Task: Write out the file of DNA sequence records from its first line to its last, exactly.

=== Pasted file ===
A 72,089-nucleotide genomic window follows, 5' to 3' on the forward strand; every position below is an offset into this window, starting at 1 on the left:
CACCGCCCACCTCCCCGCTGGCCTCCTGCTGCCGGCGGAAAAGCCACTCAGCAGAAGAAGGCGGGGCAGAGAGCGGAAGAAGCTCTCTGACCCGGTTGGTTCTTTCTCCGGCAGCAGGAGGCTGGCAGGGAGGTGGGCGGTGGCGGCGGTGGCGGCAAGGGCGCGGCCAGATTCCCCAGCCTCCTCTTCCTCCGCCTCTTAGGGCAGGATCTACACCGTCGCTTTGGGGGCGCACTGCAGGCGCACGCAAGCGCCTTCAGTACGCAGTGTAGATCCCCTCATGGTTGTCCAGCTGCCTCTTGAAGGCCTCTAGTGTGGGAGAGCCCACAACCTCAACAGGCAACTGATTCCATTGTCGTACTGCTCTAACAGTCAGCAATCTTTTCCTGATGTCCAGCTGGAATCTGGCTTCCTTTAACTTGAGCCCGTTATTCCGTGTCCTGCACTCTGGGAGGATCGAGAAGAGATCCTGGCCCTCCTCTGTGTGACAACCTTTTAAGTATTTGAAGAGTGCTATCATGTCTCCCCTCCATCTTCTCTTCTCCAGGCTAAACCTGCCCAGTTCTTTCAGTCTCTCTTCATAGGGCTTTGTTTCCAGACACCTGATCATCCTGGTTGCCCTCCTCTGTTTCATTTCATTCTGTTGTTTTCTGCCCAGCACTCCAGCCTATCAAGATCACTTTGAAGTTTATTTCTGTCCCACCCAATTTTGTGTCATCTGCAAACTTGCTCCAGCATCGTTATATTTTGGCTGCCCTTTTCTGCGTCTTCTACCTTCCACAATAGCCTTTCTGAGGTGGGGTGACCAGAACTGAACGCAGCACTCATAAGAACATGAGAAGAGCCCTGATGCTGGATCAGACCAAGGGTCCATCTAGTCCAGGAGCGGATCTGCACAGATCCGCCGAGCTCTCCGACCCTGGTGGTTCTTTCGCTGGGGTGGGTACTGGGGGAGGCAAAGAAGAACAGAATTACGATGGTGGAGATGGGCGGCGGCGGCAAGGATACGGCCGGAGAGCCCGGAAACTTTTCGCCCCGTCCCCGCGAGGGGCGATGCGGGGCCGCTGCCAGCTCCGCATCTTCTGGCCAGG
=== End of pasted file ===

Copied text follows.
A 72,089-nucleotide genomic window follows, 5' to 3' on the forward strand; every position below is an offset into this window, starting at 1 on the left:
CACCGCCCACCTCCCCGCTGGCCTCCTGCTGCCGGCGGAAAAGCCACTCAGCAGAAGAAGGCGGGGCAGAGAGCGGAAGAAGCTCTCTGACCCGGTTGGTTCTTTCTCCGGCAGCAGGAGGCTGGCAGGGAGGTGGGCGGTGGCGGCGGTGGCGGCAAGGGCGCGGCCAGATTCCCCAGCCTCCTCTTCCTCCGCCTCTTAGGGCAGGATCTACACCGTCGCTTTGGGGGCGCACTGCAGGCGCACGCAAGCGCCTTCAGTACGCAGTGTAGATCCCCTCATGGTTGTCCAGCTGCCTCTTGAAGGCCTCTAGTGTGGGAGAGCCCACAACCTCAACAGGCAACTGATTCCATTGTCGTACTGCTCTAACAGTCAGCAATCTTTTCCTGATGTCCAGCTGGAATCTGGCTTCCTTTAACTTGAGCCCGTTATTCCGTGTCCTGCACTCTGGGAGGATCGAGAAGAGATCCTGGCCCTCCTCTGTGTGACAACCTTTTAAGTATTTGAAGAGTGCTATCATGTCTCCCCTCCATCTTCTCTTCTCCAGGCTAAACCTGCCCAGTTCTTTCAGTCTCTCTTCATAGGGCTTTGTTTCCAGACACCTGATCATCCTGGTTGCCCTCCTCTGTTTCATTTCATTCTGTTGTTTTCTGCCCAGCACTCCAGCCTATCAAGATCACTTTGAAGTTTATTTCTGTCCCACCCAATTTTGTGTCATCTGCAAACTTGCTCCAGCATCGTTATATTTTGGCTGCCCTTTTCTGCGTCTTCTACCTTCCACAATAGCCTTTCTGAGGTGGGGTGACCAGAACTGAACGCAGCACTCATAAGAACATGAGAAGAGCCCTGATGCTGGATCAGACCAAGGGTCCATCTAGTCCAGGAGCGGATCTGCACAGATCCGCCGAGCTCTCCGACCCTGGTGGTTCTTTCGCTGGGGTGGGTACTGGGGGAGGCAAAGAAGAACAGAATTACGATGGTGGAGATGGGCGGCGGCGGCAAGGATACGGCCGGAGAGCCCGGAAACTTTTCGCCCCGTCCCCGCGAGGGGCGATGCGGGGCCGCTGCCAGCTCCGCATCTTCTGGCCAGG